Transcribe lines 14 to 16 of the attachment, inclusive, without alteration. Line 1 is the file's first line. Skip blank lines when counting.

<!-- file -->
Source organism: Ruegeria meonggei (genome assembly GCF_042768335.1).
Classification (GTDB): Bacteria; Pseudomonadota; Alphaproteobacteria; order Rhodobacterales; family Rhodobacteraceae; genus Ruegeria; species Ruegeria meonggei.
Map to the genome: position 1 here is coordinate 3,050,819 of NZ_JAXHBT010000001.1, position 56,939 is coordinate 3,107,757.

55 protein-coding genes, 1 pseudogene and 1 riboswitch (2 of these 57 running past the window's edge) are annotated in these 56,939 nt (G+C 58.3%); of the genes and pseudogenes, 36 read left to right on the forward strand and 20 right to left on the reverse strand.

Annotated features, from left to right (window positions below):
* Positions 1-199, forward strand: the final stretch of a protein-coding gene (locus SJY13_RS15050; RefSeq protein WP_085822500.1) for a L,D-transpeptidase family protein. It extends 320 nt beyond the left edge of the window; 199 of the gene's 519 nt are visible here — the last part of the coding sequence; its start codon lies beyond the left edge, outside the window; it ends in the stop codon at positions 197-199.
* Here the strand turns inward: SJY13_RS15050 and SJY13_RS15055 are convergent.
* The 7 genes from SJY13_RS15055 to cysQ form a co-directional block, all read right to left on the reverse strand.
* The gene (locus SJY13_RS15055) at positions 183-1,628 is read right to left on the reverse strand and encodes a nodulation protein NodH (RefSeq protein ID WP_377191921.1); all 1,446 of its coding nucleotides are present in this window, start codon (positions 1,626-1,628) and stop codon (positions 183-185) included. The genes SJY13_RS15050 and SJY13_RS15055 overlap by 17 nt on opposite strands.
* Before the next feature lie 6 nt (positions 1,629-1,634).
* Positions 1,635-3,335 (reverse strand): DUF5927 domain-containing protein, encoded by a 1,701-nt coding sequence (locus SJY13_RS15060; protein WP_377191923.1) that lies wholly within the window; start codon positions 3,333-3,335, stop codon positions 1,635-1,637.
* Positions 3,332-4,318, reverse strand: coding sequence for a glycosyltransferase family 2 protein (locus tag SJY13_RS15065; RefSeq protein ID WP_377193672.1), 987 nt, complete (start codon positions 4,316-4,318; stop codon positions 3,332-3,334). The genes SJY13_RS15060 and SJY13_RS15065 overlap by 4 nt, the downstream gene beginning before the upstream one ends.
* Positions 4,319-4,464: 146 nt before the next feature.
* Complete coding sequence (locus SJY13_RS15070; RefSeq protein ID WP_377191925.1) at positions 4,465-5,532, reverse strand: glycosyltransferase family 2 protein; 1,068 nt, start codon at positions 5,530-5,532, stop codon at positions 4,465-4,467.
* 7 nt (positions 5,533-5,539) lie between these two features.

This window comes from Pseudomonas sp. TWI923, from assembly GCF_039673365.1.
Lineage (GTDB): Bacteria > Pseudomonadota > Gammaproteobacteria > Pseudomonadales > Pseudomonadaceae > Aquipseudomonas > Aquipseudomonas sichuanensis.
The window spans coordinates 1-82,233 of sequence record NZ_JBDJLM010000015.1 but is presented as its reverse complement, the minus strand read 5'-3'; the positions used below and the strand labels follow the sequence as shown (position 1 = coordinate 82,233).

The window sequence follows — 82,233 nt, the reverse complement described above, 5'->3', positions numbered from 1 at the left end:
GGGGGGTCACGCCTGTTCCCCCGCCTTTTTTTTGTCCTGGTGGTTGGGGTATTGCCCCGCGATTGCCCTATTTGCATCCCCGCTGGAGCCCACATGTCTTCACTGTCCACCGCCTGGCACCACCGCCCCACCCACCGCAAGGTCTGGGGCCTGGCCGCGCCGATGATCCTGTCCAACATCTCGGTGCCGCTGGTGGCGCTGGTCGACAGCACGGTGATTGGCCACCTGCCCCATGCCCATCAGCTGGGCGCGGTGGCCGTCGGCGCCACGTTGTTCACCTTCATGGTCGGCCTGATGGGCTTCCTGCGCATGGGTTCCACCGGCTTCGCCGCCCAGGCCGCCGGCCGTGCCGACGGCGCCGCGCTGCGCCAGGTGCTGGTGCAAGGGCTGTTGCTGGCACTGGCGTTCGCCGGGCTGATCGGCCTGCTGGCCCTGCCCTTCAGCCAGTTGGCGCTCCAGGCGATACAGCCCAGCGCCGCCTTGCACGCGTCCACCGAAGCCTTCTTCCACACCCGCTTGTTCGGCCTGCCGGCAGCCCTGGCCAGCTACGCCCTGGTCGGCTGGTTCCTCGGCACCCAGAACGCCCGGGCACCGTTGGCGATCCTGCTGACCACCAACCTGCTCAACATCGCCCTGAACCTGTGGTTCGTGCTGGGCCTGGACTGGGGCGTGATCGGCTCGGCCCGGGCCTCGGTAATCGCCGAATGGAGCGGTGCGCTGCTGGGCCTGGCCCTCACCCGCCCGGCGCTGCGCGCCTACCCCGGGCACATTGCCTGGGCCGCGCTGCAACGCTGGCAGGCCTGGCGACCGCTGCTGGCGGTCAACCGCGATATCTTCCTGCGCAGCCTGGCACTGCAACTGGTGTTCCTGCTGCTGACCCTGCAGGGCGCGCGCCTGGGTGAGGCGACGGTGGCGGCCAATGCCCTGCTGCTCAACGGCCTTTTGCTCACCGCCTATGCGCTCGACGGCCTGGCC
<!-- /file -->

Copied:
* Complete coding sequence (locus SJY13_RS15070; RefSeq protein ID WP_377191925.1) at positions 4,465-5,532, reverse strand: glycosyltransferase family 2 protein; 1,068 nt, start codon at positions 5,530-5,532, stop codon at positions 4,465-4,467.
* 7 nt (positions 5,533-5,539) lie between these two features.

This window comes from Pseudomonas sp. TWI923, from assembly GCF_039673365.1.